North America's only working lithium mine is in Nevada

LAS VEGAS - Mining is still an important part of the Silver State's economy, a century-and-a-half after some of the state's first mining claims.

Nevada produces almost 15 percent of the country's minerals. But there's one mineral produced here that is found in only a few places in the world.

Nevada has North America's only operating lithium mine. It's only a few hours from Las Vegas and 8 News NOW toured it.

It's about three-and-a-half hours northwest in Esmerelda County.

The Silver Peak mine is an old silver mine operating from 1864 through the early part of the 20th century. In 1966, the mine picked back up after miners discovered lithium in the water and half-a-century later, it's still going strong.

And with major lithium consumers like Tesla and Panasonic needing more and more of the mineral, the mine is set to be around for a long time to come.

The Clayton Valley looks like an oasis in the desert. Thousands of acres of ponds, reflecting the snow-capped mountain peaks ringing the valley. It's an oasis of sorts -- an oasis of lithium.

"I think this is a special resource, right, and one of the most special ones in the world," said David Klanecky, vice president, Albemarle.

The Silver Peak mine, southwest of Tonopah looks almost nothing like a mine. There's lithium in the groundwater there. It's pumped into large pools where evaporation kicks in. After 12 to 18 months, the brine in the ponds is concentrated enough for factory processing into lithium carbonate.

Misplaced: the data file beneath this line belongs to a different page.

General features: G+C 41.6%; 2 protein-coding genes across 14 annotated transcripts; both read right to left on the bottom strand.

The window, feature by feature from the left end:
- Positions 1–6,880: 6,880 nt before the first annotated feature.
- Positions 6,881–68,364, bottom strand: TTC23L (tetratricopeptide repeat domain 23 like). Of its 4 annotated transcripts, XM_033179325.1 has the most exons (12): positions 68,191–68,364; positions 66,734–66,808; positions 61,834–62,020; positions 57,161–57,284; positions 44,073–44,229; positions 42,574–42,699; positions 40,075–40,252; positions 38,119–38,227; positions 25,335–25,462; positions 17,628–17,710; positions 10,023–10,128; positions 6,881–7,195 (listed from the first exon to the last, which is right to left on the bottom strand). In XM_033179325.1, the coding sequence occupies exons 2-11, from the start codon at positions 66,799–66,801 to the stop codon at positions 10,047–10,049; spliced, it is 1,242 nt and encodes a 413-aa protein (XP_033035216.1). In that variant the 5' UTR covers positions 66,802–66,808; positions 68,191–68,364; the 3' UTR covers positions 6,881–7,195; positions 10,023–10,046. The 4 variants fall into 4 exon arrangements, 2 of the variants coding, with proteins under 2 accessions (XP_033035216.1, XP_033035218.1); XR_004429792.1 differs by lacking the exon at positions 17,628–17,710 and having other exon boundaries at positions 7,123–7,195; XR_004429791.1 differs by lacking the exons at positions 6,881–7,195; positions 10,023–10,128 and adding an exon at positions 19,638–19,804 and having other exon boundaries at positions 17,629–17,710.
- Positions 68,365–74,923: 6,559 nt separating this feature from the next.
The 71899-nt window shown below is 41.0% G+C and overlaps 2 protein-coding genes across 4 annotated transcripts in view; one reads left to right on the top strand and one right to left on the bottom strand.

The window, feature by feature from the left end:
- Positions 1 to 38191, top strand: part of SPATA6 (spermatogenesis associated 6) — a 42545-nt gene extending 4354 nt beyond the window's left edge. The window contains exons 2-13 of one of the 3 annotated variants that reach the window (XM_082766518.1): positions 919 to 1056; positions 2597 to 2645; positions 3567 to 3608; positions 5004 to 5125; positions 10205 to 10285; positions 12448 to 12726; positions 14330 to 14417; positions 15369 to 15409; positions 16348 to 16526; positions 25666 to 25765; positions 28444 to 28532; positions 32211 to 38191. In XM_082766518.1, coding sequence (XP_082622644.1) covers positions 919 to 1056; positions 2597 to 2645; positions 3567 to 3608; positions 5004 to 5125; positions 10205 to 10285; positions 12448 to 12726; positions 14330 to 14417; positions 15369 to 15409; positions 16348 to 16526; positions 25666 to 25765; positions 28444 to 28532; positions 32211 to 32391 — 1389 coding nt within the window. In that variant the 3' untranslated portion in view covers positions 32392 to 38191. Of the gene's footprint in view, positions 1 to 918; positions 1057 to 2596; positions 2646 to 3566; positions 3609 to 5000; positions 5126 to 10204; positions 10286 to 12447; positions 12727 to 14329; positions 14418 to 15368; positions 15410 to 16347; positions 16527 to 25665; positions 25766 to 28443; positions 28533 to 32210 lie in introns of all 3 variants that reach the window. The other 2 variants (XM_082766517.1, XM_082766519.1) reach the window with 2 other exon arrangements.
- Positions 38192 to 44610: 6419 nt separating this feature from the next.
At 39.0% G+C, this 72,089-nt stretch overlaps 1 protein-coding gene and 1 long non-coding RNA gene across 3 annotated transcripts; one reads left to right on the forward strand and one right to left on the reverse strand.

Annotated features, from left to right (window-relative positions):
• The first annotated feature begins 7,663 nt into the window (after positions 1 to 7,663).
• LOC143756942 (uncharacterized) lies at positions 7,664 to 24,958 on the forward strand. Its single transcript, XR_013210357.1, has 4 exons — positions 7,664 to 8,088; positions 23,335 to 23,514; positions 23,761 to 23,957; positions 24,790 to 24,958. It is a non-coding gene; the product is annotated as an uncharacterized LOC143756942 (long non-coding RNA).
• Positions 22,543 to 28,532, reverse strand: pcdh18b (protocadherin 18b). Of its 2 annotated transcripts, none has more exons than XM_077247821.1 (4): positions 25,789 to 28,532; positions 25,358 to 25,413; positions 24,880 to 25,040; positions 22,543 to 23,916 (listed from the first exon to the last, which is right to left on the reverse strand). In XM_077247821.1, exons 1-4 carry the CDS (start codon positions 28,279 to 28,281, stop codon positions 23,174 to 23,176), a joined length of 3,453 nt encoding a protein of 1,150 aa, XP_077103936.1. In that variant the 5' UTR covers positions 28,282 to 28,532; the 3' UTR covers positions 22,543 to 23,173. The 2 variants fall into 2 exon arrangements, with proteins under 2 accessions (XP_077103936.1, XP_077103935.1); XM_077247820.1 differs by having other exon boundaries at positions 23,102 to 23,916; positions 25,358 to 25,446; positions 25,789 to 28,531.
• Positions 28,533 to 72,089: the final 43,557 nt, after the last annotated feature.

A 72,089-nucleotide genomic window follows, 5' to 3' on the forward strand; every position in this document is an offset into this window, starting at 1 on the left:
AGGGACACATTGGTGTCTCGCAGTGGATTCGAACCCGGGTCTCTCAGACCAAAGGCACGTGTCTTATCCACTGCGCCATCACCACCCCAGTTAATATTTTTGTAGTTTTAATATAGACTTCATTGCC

"It's quite unique, we are the only lithium mining operation, if you will, in North America," said John Mayes, plant manager, Silver Peak mine.

"Lithium has been produced from this mine since the 1960s," said Dana Bennett, president, Nevada Mining Association.

Lithium has been used in batteries for 25 years. But with electric car companies like Tesla producing massive batteries for its vehicles, Nevada Mining Association President Dana Bennett says the importance of the Silver Peak mine will only get bigger.

"Certainly, with the growth in technology, in battery technology, and battery storage, lithium is becoming more and more important to our daily lives," Bennett said.

Right now, the mine can produce up to 6,000 metric tons of lithium carbonate a year. But realistically, it produces a little under two-thirds that amount.

North Carolina based Albemarle now runs the mine. Vice President David Klanecky says expanding the mine is possible as the company aims to produce 50 percent of any future lithium demand.

"As we look at the resources like Silver Peak and other resources around the world, we're really trying to stage that to match the growth of the industry," he said.

The demand for lithium worldwide last year was some 185,000 metric tons and that's expected to nearly double by 2020. Governor Brian Sandoval is calling for the Trump administration to allow Nevada's mining industry to explore all options.

"The key to growing our mining industry is the continued opposition to restrictive federal rules related to public lands," Governor Sandoval said.

Other companies have claims in the Clayton Valley along the perimeter of Albemarle's property, but none have panned out and the Silver Peak mine has the senior water rights in the area which company officials say will keep it prosperous for years to come.

"We're going to be here for the next 50 plus years, most likely, running this business and developing lithium for the industry," said Klanecky.

At other locations, mining companies also produce lithium hydroxide. That's what the Silver Peak mine's lithium is converted to at Albemarle's North Carolina headquarters before being sent overseas to be processed into the components that places like Tesla's gigafactory use to make battery cells and battery packs.

Republican Assemblyman Jim Wheeler and Democratic State Senator Pat Spearman are currently working on a bill to promote and encourage developing lithium mining in Nevada.

 


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